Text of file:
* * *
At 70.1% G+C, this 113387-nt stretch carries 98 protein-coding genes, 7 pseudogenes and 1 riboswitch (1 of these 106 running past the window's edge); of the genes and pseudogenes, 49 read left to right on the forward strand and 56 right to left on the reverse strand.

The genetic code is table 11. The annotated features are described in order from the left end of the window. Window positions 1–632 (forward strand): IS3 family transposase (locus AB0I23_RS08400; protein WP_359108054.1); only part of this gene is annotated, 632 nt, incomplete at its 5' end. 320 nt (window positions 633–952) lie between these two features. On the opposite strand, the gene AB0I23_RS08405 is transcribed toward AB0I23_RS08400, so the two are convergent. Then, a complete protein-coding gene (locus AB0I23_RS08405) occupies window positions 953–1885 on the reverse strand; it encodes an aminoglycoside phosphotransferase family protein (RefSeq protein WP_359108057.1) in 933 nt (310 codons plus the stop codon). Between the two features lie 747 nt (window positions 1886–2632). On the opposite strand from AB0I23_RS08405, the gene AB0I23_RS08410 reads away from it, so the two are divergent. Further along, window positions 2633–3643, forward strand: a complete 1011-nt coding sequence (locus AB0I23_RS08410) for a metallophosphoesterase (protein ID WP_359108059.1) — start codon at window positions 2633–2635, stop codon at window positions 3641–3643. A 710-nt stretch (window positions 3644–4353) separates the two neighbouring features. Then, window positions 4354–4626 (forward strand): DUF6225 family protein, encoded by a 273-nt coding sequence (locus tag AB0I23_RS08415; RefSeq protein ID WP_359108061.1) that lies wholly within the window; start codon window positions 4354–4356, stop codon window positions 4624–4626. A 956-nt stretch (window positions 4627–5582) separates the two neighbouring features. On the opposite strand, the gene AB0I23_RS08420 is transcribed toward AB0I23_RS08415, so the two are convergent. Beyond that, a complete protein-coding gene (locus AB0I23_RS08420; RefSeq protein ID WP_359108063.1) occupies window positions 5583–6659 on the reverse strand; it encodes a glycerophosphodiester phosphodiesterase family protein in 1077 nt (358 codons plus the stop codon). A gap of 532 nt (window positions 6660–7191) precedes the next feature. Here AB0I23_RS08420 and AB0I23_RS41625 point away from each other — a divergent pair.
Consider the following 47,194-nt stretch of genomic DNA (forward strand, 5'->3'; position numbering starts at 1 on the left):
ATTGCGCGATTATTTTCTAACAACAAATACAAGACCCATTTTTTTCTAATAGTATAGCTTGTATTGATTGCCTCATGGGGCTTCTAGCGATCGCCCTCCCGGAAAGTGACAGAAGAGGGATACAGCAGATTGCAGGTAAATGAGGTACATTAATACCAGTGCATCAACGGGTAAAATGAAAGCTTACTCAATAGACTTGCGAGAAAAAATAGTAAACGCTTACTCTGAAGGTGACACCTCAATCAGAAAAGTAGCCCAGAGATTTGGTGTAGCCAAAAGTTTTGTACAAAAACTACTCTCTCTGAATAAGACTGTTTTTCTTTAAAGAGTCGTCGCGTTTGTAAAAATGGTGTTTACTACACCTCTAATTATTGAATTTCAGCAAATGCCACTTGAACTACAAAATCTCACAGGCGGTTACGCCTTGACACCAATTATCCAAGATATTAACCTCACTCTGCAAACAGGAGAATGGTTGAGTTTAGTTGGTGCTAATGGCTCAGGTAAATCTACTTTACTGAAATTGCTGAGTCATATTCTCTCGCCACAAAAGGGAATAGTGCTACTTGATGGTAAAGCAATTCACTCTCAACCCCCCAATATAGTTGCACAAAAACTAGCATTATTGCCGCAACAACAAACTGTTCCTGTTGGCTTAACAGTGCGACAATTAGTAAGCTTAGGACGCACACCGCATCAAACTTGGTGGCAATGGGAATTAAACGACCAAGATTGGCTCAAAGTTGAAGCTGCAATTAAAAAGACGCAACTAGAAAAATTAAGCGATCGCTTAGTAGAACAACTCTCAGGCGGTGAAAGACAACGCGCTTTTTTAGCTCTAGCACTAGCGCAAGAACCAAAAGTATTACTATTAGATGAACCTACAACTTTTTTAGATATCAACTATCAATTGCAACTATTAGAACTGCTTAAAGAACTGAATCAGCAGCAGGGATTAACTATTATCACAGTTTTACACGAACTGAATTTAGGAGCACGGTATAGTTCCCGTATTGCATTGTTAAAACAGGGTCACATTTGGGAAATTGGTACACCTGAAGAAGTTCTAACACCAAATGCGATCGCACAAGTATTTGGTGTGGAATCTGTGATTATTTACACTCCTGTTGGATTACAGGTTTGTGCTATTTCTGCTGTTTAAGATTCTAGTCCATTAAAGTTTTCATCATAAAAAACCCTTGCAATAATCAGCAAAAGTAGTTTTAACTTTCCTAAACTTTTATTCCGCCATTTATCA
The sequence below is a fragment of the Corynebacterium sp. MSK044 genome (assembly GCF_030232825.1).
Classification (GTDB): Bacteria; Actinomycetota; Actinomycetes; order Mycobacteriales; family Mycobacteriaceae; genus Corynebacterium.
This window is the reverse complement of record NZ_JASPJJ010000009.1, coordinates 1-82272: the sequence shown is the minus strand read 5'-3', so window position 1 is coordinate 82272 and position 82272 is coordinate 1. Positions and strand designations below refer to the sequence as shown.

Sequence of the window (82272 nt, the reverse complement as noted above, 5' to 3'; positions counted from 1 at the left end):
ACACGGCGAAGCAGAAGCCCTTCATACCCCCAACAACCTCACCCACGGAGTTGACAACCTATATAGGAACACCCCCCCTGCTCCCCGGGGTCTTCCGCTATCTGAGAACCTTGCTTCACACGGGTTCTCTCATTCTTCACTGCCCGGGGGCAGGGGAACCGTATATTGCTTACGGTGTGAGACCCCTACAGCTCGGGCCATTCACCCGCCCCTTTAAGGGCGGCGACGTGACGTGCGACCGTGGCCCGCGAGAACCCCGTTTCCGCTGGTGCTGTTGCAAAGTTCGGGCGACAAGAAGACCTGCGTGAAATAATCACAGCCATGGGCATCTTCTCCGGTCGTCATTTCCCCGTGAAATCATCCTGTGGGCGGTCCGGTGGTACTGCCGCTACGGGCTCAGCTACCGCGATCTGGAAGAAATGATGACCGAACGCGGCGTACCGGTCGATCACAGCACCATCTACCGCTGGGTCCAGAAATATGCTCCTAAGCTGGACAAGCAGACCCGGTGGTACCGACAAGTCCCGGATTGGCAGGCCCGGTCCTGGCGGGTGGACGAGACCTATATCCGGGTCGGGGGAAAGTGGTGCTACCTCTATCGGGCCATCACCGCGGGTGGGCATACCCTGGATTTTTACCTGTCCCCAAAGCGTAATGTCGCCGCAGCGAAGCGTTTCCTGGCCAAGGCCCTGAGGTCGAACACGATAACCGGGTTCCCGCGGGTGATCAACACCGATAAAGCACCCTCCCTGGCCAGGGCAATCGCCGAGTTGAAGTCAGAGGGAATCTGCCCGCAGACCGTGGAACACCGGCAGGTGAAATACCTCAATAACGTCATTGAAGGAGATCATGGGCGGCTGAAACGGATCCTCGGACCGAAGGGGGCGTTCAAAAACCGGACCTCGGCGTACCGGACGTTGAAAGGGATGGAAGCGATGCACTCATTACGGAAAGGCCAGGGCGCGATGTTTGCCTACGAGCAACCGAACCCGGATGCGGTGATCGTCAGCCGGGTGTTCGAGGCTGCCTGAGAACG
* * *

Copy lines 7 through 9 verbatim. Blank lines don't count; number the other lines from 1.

This window is the reverse complement of record NZ_JASPJJ010000009.1, coordinates 1-82272: the sequence shown is the minus strand read 5'-3', so window position 1 is coordinate 82272 and position 82272 is coordinate 1. Positions and strand designations below refer to the sequence as shown.

Sequence of the window (82272 nt, the reverse complement as noted above, 5' to 3'; positions counted from 1 at the left end):
ACACGGCGAAGCAGAAGCCCTTCATACCCCCAACAACCTCACCCACGGAGTTGACAACCTATATAGGAACACCCCCCCTGCTCCCCGGGGTCTTCCGCTATCTGAGAACCTTGCTTCACACGGGTTCTCTCATTCTTCACTGCCCGGGGGCAGGGGAACCGTATATTGCTTACGGTGTGAGACCCCTACAGCTCGGGCCATTCACCCGCCCCTTTAAGGGCGGCGACGTGACGTGCGACCGTGGCCCGCGAGAACCCCGTTTCCGCTGGTGCTGTTGCAAAGTTCGGGCGACAAGAAGACCTGCGTGAAATAATCACAGCCATGGGCATCTTCTCCGGTCGTCATTTCCCCGTGAAATCATCCTGTGGGCGGTCCGGTGGTACTGCCGCTACGGGCTCAGCTACCGCGATCTGGAAGAAATGATGACCGAACGCGGCGTACCGGTCGATCACAGCACCATCTACCGCTGGGTCCAGAAATATGCTCCTAAGCTGGACAAGCAGACCCGGTGGTACCGACAAGTCCCGGATTGGCAGGCCCGGTCCTGGCGGGTGGACGAGACCTATATCCGGGTCGGGGGAAAGTGGTGCTACCTCTATCGGGCCATCACCGCGGGTGGGCATACCCTGGATTTTTACCTGTCCCCAAAGCGTAATGTCGCCGCAGCGAAGCGTTTCCTGGCCAAGGCCCTGAGGTCGAACACGATAACCGGGTTCCCGCGGGTGATCAACACCGATAAAGCACCCTCCCTGGCCAGGGCAATCGCCGAGTTGAAGTCAGAGGGAATCTGCCCGCAGACCGTGGAACACCGGCAGGTGAAATACCTCAATAACGTCATTGAAGGAGATCATGGGCGGCTGAAACGGATCCTCGGACCGAAGGGGGCGTTCAAAAACCGGACCTCGGCGTACCGGACGTTGAAAGGGATGGAAGCGATGCACTCATTACGGAAAGGCCAGGGCGCGATGTTTGCCTACGAGCAACCGAACCCGGATGCGGTGATCGTCAGCCGGGTGTTCGAGGCTGCCTGAGAACG